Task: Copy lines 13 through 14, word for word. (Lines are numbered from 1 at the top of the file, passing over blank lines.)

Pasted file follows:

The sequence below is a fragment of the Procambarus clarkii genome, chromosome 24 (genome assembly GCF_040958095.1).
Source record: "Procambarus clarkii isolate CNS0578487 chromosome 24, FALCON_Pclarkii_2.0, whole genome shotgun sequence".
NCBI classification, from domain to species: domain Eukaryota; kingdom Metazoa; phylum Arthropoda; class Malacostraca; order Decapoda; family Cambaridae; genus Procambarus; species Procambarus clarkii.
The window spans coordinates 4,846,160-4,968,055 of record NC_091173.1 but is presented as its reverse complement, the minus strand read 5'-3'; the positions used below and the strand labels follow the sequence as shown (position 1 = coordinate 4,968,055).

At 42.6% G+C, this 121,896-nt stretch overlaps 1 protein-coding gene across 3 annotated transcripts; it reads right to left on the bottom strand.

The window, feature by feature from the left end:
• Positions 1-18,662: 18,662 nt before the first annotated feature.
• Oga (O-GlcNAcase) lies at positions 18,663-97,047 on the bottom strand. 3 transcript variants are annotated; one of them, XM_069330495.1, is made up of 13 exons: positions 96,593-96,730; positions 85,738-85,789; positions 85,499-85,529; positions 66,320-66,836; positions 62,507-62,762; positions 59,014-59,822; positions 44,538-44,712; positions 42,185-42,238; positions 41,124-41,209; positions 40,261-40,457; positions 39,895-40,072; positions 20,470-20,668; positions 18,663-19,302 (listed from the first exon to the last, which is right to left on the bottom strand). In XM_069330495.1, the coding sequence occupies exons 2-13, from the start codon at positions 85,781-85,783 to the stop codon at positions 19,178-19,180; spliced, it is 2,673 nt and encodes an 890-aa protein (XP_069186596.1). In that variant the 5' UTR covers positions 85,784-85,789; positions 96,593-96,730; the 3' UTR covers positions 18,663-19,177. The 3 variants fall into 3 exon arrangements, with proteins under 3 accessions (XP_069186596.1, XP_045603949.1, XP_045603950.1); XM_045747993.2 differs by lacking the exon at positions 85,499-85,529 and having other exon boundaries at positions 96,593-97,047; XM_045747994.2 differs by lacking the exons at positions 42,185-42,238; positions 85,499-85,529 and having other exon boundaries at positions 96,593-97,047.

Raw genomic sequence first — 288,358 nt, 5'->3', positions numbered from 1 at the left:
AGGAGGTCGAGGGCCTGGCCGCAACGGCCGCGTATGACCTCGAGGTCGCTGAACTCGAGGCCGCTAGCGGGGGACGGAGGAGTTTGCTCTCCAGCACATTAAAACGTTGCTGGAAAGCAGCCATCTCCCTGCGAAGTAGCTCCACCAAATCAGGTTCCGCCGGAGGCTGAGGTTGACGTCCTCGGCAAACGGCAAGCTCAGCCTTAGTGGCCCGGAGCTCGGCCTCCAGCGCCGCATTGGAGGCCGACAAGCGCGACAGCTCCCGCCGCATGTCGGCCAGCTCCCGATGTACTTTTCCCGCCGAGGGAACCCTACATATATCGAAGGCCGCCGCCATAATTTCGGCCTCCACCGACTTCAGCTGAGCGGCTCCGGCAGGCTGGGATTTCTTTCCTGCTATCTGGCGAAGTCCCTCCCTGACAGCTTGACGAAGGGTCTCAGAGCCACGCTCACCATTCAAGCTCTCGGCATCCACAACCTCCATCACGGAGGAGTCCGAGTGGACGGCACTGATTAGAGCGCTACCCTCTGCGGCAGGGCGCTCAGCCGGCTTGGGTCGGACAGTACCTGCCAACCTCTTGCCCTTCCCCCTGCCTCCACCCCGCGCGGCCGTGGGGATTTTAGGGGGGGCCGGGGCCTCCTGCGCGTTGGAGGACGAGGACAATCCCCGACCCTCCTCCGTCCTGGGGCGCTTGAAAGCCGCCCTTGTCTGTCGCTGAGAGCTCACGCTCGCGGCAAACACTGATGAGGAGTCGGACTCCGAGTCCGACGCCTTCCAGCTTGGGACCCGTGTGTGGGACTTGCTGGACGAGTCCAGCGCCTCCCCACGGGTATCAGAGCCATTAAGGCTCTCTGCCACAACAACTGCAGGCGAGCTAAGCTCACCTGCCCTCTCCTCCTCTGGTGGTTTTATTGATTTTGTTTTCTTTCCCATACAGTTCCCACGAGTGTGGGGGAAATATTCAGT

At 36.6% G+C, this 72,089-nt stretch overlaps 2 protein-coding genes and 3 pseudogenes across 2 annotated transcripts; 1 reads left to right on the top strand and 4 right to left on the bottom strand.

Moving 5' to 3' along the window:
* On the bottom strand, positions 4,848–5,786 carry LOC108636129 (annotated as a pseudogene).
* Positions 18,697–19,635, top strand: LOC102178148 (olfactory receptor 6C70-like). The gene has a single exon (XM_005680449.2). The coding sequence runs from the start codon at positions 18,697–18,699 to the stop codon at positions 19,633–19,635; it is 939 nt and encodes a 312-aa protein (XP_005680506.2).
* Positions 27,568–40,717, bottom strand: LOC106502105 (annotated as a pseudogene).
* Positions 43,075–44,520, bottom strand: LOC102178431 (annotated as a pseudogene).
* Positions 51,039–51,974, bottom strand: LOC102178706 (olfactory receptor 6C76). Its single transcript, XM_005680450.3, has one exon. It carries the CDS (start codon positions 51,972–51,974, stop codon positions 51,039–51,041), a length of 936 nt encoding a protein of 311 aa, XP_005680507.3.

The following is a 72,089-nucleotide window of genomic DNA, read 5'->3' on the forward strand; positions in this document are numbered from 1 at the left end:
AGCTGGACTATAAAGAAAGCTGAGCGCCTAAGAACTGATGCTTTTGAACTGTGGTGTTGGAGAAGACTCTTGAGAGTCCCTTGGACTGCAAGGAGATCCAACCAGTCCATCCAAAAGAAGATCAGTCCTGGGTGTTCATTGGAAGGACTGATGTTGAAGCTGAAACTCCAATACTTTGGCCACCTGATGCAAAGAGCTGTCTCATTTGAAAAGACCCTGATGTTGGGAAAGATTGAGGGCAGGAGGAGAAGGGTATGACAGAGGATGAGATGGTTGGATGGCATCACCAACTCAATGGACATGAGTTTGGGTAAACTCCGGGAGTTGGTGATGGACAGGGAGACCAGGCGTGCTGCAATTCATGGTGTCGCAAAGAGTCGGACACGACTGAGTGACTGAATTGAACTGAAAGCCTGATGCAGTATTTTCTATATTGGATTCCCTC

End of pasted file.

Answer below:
* On the bottom strand, positions 4,848–5,786 carry LOC108636129 (annotated as a pseudogene).
* Positions 18,697–19,635, top strand: LOC102178148 (olfactory receptor 6C70-like). The gene has a single exon (XM_005680449.2). The coding sequence runs from the start codon at positions 18,697–18,699 to the stop codon at positions 19,633–19,635; it is 939 nt and encodes a 312-aa protein (XP_005680506.2).